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Glenda Frank


"Time's Scream and Hurry."
Written and directed by Paul Hoan Zeidler at the New York International Fringe Festival.
The Studio at Cherry Lane Theatre, 38 Commerce St., NYC.
Aug. 15-29 2009. (CLOSED)

Decades ago, Meatloaf had a hit in which a guy tries to con his girl by telling her two out of three ain't bad ("I want you, I need you, but I'm never gonna love you, now don't be sad 'cause two out of three ain't bad!"). Playwright/director Paul Hoan Zeidler might say the same about his new Fringe production "Time's Scream and Hurry." The three monologues have an uneven quality. The first two have their compelling moments and end with a bang, but the third whimpers and weeps and sinks like a lead weight. If you leave at intermission, "Time's Scream and Hurry" is a piquant Fringe production.

Zeidler has a gift for story-telling, and he has assembled gifted performers who know their way around a narrative. They easily shift tone, perspective, narrative flow, even sympathy. The problem lies in the sentimentality of the pieces. In the first act, "So-So's Sister," the slight, energetic Carlita Penaherrera, who played the lead in "Agnes of God" in Los Angeles, makes all the elements work. The secret is in the surprises and the exceptionally sharp phrasing. One disaster after another strike the two sisters, one of whom is handicapped, but they survive. At one point, So-So's teenage sister believes that her life has finally found her – even though she must leave school and take on onerous responsibilities. But then another disaster strikes. And again, although the problem seems almost insurmountable, she turns it around; she squeezes her lemons into lemonade with the help of a few fabrications and a forgery. So-So's sister has pluck and vision – like the performer. She deserves better, yet she finds something in less than nothing.

"Match Girl," the second monologue by the beautiful and very talented J.J. Pyle, is fresh and commanding. It's a winner from start to finish. The Match Girl is damaged, but in ways that increase her sex appeal. She has, as the title implies, fallen in love with fire. It helps her cope; it figures in erotic games she plays with herself. She trains as a professional and becomes adept at her job. When her career takes an unexpected swing, she discovers other aspects of her personality that are both lucrative and intriguing, but the new life makes demands. She dumps the solid boyfriend, believing he won't fit in. She makes new, increasingly bizarre friends. She rakes in wealth. She does unspeakable things to other people. And all the while she longs for the man she discarded – only to discover she can't have him back. In the hands of a lesser actor or writer, this monologue would be unbelievable, but every word and gesture seems true. We step with Match Girl into a glamorous underworld of fantasy and desire.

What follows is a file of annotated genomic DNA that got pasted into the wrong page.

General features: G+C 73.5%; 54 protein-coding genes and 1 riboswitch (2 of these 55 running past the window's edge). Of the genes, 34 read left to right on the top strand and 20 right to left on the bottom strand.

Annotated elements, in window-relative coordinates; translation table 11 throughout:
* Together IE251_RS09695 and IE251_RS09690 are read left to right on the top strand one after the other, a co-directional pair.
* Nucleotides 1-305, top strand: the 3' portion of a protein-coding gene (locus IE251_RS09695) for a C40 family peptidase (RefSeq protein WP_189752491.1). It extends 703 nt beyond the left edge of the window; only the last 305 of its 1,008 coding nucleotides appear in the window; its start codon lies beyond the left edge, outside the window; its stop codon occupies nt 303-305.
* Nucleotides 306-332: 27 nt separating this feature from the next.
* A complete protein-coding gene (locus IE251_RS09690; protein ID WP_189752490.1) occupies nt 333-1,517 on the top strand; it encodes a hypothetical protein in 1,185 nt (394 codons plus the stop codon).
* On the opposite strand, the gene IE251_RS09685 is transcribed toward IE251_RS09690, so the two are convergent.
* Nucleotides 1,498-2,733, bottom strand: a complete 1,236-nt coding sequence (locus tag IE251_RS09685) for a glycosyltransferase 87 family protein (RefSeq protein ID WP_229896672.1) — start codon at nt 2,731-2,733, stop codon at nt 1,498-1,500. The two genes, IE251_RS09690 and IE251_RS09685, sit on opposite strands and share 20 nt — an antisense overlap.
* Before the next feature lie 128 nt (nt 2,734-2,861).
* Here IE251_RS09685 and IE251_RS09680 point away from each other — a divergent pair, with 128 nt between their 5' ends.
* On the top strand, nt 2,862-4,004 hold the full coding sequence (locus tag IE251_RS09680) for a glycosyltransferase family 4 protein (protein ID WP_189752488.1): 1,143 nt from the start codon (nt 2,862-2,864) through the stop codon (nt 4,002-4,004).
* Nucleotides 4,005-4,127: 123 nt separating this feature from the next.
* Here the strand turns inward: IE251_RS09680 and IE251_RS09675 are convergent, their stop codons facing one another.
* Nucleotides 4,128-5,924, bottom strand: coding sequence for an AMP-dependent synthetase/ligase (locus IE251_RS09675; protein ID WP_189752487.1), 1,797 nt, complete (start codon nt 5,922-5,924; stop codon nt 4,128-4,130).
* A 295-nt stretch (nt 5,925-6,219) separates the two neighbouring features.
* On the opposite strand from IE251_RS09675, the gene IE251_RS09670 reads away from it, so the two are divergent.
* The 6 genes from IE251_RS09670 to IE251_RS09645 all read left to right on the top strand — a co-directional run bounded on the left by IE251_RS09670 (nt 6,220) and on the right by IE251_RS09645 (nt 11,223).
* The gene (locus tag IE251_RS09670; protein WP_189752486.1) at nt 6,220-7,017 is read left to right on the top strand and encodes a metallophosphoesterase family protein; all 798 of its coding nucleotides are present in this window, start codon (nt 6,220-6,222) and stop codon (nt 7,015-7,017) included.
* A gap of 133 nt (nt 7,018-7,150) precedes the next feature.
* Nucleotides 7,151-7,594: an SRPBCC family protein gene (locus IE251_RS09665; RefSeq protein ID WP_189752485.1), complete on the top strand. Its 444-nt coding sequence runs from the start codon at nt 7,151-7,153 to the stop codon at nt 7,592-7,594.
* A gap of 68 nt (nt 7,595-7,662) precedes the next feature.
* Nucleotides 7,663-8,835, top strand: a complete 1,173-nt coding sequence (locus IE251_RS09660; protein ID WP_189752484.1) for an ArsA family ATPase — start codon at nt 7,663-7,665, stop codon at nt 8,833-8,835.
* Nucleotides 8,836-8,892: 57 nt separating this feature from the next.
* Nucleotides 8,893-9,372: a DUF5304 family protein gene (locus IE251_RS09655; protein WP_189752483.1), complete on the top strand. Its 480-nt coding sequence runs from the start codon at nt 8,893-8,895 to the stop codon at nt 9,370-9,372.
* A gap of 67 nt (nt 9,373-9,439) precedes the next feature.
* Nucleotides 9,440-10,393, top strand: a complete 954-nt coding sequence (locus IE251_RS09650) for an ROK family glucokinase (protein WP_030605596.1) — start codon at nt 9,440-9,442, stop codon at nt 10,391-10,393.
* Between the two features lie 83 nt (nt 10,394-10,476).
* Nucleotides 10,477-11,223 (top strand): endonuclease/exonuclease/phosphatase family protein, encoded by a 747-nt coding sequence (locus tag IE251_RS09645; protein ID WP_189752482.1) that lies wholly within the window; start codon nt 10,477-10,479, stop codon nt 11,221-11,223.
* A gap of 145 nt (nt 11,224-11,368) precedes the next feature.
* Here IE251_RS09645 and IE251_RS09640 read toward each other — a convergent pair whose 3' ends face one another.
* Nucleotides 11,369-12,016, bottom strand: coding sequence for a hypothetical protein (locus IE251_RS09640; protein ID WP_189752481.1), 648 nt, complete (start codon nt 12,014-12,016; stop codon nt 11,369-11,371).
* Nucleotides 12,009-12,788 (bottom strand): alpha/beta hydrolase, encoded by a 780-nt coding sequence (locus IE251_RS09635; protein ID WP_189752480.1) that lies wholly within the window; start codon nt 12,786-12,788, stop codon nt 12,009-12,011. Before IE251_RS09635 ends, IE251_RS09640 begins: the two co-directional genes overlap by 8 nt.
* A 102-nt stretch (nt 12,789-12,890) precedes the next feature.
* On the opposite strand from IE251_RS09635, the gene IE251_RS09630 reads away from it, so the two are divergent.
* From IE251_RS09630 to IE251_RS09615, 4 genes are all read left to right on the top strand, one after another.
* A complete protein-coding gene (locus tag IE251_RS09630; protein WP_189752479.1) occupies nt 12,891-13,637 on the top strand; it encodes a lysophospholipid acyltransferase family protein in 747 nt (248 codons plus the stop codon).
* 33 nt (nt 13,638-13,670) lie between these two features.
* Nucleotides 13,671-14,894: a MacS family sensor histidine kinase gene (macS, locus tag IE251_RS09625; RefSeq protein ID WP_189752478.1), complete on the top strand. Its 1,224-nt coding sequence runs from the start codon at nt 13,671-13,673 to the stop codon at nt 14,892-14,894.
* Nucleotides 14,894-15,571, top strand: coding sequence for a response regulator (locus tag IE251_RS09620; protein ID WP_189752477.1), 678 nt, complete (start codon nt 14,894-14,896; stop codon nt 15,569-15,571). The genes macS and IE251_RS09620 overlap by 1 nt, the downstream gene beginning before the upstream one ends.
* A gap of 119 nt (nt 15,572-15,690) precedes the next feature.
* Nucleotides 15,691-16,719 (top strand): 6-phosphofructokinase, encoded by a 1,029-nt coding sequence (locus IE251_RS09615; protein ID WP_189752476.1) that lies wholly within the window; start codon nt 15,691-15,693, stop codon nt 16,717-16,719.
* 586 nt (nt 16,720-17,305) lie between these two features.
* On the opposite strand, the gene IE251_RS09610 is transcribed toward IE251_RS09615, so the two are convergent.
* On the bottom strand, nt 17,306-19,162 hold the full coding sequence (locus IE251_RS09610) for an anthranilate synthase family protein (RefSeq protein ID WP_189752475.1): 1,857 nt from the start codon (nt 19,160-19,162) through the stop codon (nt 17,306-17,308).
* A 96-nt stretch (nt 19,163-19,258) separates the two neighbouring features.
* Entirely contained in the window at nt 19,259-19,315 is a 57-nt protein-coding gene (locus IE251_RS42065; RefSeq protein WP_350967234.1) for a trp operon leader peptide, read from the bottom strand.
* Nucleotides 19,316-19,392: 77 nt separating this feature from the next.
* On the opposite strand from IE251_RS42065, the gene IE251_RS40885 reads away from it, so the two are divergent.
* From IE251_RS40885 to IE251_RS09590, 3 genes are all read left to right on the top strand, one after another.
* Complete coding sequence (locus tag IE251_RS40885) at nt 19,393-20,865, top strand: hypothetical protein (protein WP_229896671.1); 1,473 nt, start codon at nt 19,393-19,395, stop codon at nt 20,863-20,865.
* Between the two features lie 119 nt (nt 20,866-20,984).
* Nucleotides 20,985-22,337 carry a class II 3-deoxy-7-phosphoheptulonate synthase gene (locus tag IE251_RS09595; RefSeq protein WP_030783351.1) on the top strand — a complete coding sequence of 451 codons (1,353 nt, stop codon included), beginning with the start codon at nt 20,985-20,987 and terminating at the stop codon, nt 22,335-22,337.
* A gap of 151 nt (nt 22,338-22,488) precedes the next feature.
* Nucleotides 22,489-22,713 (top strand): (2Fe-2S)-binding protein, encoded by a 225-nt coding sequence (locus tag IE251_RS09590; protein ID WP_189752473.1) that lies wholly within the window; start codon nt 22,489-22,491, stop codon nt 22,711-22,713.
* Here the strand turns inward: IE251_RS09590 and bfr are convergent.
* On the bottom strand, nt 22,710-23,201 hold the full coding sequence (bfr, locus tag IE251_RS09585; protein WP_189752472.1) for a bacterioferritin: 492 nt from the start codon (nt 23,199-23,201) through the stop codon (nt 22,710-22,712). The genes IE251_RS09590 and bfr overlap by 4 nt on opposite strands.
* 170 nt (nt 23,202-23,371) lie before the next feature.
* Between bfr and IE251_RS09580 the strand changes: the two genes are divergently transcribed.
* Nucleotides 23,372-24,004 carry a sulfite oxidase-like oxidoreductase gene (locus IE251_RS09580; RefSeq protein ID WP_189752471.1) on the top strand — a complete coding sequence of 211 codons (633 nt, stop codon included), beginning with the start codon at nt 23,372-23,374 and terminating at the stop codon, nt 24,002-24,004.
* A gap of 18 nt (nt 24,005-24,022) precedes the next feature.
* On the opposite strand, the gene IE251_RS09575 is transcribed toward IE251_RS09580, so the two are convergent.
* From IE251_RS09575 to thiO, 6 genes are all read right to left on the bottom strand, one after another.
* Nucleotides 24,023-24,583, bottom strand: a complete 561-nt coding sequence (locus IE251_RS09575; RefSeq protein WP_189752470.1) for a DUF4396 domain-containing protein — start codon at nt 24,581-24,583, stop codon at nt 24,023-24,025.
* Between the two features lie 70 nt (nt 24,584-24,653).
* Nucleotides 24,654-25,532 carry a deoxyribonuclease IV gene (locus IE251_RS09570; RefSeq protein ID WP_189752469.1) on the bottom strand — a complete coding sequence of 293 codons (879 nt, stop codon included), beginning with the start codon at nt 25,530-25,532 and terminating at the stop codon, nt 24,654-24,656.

"The Good Boyfriend," the third monologue, reads like a case study in a psychology paper. The overly long monologue suffers from a paucity of drama and an excess of sentimentality, which are hard to process. Although the uneven and often uneasy performance by Charles Pacello avoids self-pity, it seems the only reason to share his story. The monologue might fly outside of New York, where unnecessary empathy is taken at face value. Maybe New York is too cynical – and far more demanding of its artists.


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